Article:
Monday, December 14, 2009
Fly Lady of Day
Remembering Norma Fox Mazer
Norma Fox Mazer wasn't just a good writer. She was a great storyteller who cemented captivating tales in our hearts for more than forty years. The young- adult novelist died from brain cancer in October at 78.
I met Mazer in 2003 at Bennington College in Vermont. We were there for the National Book Foundation's summer writing camp. Mazer was a writing mentor and I was a fellow. I've had some cruel writing teachers in my career, but Mazer was fair. She sat in one of my workshops to offer feedback. Reading your work in front of strangers to be publicly critiqued is not easy. I don't care how long you've been a writer. Mazer gave honest criticism that didn't put you down, but made you a better writer.
Another thing that struck me about Mazer was her humbleness. I remember two girls and I were eating lunch and she asked if she could join us. An award-winning writer asked to sit with us newbies? She was not cocky, but I imagine self-assured. A woman with true self-confidence doesn't have to brag about her successes. Mazer asked us about our hair and complimented our styles. One had locs, the other girl and I sported cornrows. I remember her saying something about her hair being thin and she couldn't wear our kind of styles. I told her that's why fake hair exists and I had extensions. She was amused. As we all talked about writing and her career I noticed Mazer was filled with wonder and a youthful spirit. That energy kept her looking young because the girls and I were shocked when she told us her age. Mazer didn't look 72 at all. The photo posted is how I remember her and that does not look like a woman in her 70s. Young-adult literature was her calling.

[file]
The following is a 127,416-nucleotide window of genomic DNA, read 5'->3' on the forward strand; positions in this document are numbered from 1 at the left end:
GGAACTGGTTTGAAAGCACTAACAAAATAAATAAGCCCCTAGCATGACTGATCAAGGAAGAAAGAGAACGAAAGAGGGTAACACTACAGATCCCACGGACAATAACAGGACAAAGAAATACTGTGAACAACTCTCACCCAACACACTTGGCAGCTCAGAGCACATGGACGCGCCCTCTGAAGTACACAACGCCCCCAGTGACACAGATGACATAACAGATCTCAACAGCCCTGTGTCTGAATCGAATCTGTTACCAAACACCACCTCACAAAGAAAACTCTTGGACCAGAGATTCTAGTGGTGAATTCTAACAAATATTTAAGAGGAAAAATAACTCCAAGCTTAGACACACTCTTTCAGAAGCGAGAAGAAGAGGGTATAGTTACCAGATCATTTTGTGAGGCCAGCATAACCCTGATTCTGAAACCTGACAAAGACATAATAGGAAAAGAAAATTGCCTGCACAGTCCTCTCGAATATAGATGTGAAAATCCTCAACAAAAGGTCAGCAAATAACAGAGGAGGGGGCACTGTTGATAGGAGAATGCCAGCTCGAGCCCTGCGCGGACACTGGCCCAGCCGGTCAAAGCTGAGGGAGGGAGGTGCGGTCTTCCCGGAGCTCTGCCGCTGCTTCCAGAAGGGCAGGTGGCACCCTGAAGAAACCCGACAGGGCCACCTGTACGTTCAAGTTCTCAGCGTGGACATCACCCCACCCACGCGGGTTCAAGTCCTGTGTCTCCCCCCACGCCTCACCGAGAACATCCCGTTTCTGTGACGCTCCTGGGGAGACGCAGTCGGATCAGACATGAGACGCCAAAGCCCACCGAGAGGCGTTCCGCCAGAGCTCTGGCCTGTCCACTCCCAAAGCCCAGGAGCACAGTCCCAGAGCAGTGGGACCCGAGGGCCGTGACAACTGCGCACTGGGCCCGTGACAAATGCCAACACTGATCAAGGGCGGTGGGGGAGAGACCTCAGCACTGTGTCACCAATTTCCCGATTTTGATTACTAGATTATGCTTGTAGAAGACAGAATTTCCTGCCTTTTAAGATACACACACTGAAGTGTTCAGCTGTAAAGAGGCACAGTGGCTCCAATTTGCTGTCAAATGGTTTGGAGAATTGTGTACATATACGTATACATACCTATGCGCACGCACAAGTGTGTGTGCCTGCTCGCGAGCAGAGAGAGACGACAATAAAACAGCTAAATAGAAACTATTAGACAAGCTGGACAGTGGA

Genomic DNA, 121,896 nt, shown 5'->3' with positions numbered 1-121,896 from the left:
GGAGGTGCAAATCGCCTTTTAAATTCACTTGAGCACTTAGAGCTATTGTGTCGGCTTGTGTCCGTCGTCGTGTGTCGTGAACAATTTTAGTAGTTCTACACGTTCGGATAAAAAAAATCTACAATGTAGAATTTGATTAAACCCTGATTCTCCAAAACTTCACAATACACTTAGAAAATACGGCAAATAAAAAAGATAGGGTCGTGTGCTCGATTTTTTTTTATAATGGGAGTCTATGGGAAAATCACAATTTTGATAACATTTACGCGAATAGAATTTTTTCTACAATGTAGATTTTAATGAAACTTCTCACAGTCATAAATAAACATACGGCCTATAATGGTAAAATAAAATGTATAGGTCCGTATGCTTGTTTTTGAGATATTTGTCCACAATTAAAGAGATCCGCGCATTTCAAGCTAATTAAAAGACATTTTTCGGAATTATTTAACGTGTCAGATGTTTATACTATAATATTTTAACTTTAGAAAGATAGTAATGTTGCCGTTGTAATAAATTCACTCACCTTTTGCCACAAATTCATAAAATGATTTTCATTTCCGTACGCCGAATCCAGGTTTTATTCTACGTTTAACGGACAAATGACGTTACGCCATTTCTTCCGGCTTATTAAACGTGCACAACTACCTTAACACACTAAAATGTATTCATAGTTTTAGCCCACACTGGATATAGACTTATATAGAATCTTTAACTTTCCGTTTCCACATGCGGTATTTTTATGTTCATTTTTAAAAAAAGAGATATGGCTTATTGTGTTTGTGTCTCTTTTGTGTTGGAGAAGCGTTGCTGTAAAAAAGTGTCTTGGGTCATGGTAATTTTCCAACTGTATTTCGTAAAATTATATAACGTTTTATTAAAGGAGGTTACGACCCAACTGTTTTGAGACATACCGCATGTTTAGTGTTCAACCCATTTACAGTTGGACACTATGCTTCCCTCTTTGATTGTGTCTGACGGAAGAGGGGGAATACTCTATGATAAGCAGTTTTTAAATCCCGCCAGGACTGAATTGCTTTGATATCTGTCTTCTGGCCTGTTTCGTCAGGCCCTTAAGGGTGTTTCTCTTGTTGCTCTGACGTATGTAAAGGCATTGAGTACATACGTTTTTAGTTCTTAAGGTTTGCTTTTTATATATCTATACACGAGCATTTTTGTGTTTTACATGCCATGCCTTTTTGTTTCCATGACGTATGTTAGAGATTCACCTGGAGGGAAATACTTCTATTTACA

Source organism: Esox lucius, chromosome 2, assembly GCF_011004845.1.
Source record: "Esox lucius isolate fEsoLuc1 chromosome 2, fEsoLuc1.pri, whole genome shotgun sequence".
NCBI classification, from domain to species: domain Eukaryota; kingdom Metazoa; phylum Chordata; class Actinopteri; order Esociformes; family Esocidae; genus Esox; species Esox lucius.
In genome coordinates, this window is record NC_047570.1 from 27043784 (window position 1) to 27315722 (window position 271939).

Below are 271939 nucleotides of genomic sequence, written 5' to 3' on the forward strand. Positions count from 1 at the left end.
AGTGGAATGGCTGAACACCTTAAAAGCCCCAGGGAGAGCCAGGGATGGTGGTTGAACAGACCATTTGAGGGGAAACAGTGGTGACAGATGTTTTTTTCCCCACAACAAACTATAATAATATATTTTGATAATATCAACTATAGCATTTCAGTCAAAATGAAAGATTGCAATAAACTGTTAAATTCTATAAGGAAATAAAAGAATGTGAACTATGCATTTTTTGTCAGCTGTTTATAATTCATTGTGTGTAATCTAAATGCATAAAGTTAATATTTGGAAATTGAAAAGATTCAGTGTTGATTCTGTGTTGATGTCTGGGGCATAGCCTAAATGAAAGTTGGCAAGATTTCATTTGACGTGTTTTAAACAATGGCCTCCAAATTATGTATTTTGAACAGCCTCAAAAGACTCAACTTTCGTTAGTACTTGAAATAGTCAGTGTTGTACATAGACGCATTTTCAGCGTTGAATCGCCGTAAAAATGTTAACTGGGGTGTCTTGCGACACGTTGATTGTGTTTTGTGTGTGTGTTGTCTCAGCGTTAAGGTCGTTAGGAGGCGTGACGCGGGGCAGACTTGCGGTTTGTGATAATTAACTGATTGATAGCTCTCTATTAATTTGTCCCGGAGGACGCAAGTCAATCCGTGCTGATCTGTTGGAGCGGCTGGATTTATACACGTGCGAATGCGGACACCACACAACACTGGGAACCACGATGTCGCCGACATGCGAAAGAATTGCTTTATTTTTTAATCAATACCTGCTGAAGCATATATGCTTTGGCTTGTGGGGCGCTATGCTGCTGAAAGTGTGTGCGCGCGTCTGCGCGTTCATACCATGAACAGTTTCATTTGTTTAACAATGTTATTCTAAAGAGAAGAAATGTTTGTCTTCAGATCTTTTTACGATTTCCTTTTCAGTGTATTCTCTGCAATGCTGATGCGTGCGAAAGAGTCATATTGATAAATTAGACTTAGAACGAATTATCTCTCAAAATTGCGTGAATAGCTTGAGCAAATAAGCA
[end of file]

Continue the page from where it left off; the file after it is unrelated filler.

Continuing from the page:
One of the girls I lunched with that day told me Mazer passed away. We are both still writing. Mazer's stories and words ignited the imaginations and hearts of many young people. She wasn't afraid to touch upon heavy themes like death, secrets or divorce. The special thing about being a writer is long after you're gone, your words still have breath for generations to come. I have a tween sister and I can't wait to introduce her to Norma Fox Mazer.
Read New York Times Obituary here.